Sunday, August 17, 2014


Indeed, as incredibly outlandish as fantasy thrillers go, "Teenage Mutant Ninja Turtles" (*** OUT OF ****) amounts to a whole lot of far-fetched fun. The humanoid characters are pretty far out. A pet rat named Master Splinter who mimicked his Japanese master's moves and has taught himself how to be a ninja has moved to New York City where he discovers four baby turtles crawling around in a pool of radioactive slim in the sewer. Naturally, Splinter is shocked after he collects them in a coffee can, and they start talking the following day! Splinter teaches them the art of invisibility—the art of the ninja. The radioactive waste in the sewer exerts a strange, unreal effect on these turtles and they grow to ten times their size. Now, they look like over-grown midgets. Splinter names them Leonardo, Raphael, Michaelangelo, and Donatello. Of course, music video director Steve Barron and freshman film scribes Todd W. Langen and Bobby Herbeck have adapted Kevin Eastman and Peter Laird's characters and unleashed them in a crime thriller about a renegade Japanese ninja who has assembled a small army of children to steal the island of Manhattan blind. Sure, recruiting kids as criminals to steal is reminiscent of Charles Dickens' second novel "Oliver Twist."

Channel 3 television anchor lady, April O'Neil (Judith Hoag of "Armageddon"), is determined to get to the bottom of the unsolved crime wave. As the film unfolds, these youthful thieves try to steal April's purse, but Raphael comes to her rescue. Raphael ties them up and leaves them for the police to haul off. Naturally, April cannot believe her eyes after she meets the Turtles and Splinter. Now, more than ever, she wants to expose the Foot Clan, but she gets no help from frustrated N.Y.P.D Chief Stearns (Raymond Serra of "Prizzi's Honor") who brings pressure down on April's boss, Charles Pennington (Jay Patterson of "Street Smart"), to take April off the story. Stearns has arrested Pennington's larcenous son Danny (Michael Turney of "Cost of Living") who has been nabbed for stealing. Indeed, Danny is a member of this secret underworld organization. Meanwhile, April is working with them to bring the heat down on Chief Stearns. Stearns compels Charles to fire April. Splinter's arch enemy, the Shredder--the Asian equivalent in looks and voice to "Star Wars" villain Darth Vader--dispatches his American ninjas to take care of the Turtles. Shredder's abduct Splinter while April and the Turtle quartet leave the city to hide out on a remote farm out in the country. The Turtles are at a loss as to what they can do until Splinter contacts them through telepathy despite being held in chains like the Count of Monte Cristo in an abandoned factory. Leonardo congregates the other three around a campfire, and and they meditate at length. This group meditation effort enables them to conjure up Splinter's spirit, and Splinter communicates momentarily with them. Our quartet of half-shell heroes hates the fact that Splinter has been captured. Indeed, Michaelangelo grows so emotional that he cannot help but cry. A hockey stick wielding vigilante, Casey Jones (Elias Koteas of "Shutter Island"), who clashed with Raphael earlier, joins them as they battle Shredder and his ninjas. Clearly, Barron and his writers needed a real human to give April a romantic relationship. Incidentally, Casey Jones doesn't reappear in the 2014 reboot, and the origins of the Turtles is tweaked.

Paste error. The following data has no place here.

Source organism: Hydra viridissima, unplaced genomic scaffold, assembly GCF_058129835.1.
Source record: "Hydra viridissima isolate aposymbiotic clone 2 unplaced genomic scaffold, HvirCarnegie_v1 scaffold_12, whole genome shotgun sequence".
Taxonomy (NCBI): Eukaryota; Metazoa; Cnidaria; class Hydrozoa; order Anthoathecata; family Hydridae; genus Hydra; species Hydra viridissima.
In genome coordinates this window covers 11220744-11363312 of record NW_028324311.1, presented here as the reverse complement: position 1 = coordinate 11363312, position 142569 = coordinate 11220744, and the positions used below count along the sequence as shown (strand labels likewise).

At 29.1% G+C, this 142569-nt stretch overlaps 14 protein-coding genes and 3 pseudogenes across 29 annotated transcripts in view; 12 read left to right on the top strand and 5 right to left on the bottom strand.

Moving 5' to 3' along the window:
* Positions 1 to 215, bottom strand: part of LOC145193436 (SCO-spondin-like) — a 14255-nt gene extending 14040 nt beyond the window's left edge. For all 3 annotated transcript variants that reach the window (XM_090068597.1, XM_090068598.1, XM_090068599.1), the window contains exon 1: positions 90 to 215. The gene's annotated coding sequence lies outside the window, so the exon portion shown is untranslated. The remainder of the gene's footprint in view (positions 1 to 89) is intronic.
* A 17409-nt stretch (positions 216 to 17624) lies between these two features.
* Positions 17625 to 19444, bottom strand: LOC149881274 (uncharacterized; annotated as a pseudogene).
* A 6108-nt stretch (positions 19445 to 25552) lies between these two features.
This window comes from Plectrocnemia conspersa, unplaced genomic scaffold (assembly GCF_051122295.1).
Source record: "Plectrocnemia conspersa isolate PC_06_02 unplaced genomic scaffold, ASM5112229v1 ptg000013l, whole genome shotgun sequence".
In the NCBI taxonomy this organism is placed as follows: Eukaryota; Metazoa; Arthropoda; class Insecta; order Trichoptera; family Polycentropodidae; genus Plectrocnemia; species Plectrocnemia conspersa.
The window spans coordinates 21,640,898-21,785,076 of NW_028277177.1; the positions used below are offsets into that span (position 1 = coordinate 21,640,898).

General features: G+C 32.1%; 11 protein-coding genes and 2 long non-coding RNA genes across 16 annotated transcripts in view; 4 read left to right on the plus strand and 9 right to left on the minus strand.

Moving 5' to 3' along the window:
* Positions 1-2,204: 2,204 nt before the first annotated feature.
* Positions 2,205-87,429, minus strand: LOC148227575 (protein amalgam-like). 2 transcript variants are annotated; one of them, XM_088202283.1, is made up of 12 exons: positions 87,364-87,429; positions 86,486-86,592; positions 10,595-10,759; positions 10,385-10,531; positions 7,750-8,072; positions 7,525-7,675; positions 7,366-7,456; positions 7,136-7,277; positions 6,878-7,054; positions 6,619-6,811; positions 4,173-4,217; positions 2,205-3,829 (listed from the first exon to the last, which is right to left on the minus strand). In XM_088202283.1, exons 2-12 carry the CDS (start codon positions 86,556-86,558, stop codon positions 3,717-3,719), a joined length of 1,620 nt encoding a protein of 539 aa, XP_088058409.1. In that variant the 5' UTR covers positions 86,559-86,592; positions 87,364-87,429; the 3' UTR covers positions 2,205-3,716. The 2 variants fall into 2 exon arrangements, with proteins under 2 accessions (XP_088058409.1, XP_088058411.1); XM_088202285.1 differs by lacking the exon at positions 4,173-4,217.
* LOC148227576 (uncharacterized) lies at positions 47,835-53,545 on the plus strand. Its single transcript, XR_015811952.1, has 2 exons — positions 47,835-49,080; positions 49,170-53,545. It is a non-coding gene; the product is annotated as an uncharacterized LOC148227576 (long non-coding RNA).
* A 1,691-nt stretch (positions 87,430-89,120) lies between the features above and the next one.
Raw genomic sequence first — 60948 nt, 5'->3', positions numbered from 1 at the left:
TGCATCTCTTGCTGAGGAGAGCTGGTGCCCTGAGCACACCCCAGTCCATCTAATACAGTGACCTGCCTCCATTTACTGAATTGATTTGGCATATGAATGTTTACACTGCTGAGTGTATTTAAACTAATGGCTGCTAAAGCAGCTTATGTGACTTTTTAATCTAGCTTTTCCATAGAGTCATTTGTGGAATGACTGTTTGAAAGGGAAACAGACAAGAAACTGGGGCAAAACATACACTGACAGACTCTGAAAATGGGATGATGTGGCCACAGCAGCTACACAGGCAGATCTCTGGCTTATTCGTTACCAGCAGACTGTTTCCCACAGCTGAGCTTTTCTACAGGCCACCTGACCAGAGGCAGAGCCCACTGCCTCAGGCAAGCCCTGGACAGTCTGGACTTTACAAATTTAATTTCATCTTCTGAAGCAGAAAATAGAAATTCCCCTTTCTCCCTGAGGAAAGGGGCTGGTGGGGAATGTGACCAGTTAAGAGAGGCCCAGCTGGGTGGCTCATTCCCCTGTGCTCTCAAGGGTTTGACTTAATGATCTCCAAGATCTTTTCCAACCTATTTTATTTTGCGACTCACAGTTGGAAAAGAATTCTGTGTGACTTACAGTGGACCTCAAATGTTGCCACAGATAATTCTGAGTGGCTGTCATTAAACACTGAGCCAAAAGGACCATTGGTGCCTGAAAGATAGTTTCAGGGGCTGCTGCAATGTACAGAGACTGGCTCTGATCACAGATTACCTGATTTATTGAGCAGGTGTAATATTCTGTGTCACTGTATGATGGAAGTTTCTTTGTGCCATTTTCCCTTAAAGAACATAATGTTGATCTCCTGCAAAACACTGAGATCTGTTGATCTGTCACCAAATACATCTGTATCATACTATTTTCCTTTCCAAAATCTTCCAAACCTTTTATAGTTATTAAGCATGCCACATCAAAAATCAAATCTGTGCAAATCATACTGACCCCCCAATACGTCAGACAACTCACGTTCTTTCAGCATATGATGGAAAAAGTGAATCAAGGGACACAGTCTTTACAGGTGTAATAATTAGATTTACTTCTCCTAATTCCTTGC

"Muppets" mastermind Jim Henson created Splinter and the Turtles look amusing. Splinter looks more realistic than the Turtles with their variously colored bandannas that they wear like masks. Michaelangelo has an orange bandannas, Raphael prefers the color red, Leonardo adopts blue as his color, and Donatello dresses in purple. "Entertainment Weekly" reviewer Owen Gleiberman complained in his review of the original film that the Turtles lacked personality. According to Gleiberman, only Raphael had a shred of personality. Essentially, Gleiberman is correct. Indeed, our heroes lack differentiation aside from the difference in their weapons. Raphael wields the sai, a three-pronged weapon which resembles a fork. Leonardo carries the katana, a traditional Japanese sword used in feudal Japan. Michaelangelo prefers the nunchuks, and Donatello dazzles his adversaries with a staff.

Barron doesn't malinger for a moment aside from some obvious expository bits of dialogue. The action is swift and cool. The Turtles uses some profanity, usually the word damn. The humor shines through, and the scene in April's apartment above an antiques shop when the Turtles conceal themselves from Danny and his father are amusing. Henson complained about the dark nature of the film. Juvenile delinquents smoke stogies and gamble. The Turtles like to use the D-word. The sewer sets look genuine, and Judith Hoag makes a plucky damsel-in-distress. Incidentally, aside from some Big Apple landmark shots, such as the Twin Towers in the first scene, "Teenage Mutant Ninja Turtles" was lensed largely in North Carolina by Raymond Chow's Golden Harvest studio.

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